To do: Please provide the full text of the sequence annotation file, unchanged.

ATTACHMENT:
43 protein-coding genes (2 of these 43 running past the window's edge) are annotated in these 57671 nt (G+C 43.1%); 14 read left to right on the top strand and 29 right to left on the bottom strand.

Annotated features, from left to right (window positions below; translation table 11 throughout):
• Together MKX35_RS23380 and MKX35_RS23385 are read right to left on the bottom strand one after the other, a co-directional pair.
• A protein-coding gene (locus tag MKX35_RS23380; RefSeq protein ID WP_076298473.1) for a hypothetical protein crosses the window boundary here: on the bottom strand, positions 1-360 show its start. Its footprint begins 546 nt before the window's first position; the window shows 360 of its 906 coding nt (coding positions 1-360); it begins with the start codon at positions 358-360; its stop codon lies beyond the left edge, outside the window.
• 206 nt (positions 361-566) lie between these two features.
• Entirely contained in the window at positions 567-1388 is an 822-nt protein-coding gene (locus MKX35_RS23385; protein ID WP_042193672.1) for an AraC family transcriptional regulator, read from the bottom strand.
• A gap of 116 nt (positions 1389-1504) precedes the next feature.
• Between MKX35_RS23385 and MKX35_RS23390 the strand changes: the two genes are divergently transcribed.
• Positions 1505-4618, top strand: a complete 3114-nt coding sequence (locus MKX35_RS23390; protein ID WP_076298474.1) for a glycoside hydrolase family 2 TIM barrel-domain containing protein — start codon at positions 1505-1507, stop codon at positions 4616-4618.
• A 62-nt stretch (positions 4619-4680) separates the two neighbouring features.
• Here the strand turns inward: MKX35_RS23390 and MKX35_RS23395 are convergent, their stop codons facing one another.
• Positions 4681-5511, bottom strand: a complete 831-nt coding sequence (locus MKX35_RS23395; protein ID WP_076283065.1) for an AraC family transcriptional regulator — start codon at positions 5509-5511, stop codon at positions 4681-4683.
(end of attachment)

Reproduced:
43 protein-coding genes (2 of these 43 running past the window's edge) are annotated in these 57671 nt (G+C 43.1%); 14 read left to right on the top strand and 29 right to left on the bottom strand.

Annotated features, from left to right (window positions below; translation table 11 throughout):
• Together MKX35_RS23380 and MKX35_RS23385 are read right to left on the bottom strand one after the other, a co-directional pair.
• A protein-coding gene (locus tag MKX35_RS23380; RefSeq protein ID WP_076298473.1) for a hypothetical protein crosses the window boundary here: on the bottom strand, positions 1-360 show its start. Its footprint begins 546 nt before the window's first position; the window shows 360 of its 906 coding nt (coding positions 1-360); it begins with the start codon at positions 358-360; its stop codon lies beyond the left edge, outside the window.
• 206 nt (positions 361-566) lie between these two features.
• Entirely contained in the window at positions 567-1388 is an 822-nt protein-coding gene (locus MKX35_RS23385; protein ID WP_042193672.1) for an AraC family transcriptional regulator, read from the bottom strand.
• A gap of 116 nt (positions 1389-1504) precedes the next feature.
• Between MKX35_RS23385 and MKX35_RS23390 the strand changes: the two genes are divergently transcribed.
• Positions 1505-4618, top strand: a complete 3114-nt coding sequence (locus MKX35_RS23390; protein ID WP_076298474.1) for a glycoside hydrolase family 2 TIM barrel-domain containing protein — start codon at positions 1505-1507, stop codon at positions 4616-4618.
• A 62-nt stretch (positions 4619-4680) separates the two neighbouring features.
• Here the strand turns inward: MKX35_RS23390 and MKX35_RS23395 are convergent, their stop codons facing one another.
• Positions 4681-5511, bottom strand: a complete 831-nt coding sequence (locus MKX35_RS23395; protein ID WP_076283065.1) for an AraC family transcriptional regulator — start codon at positions 5509-5511, stop codon at positions 4681-4683.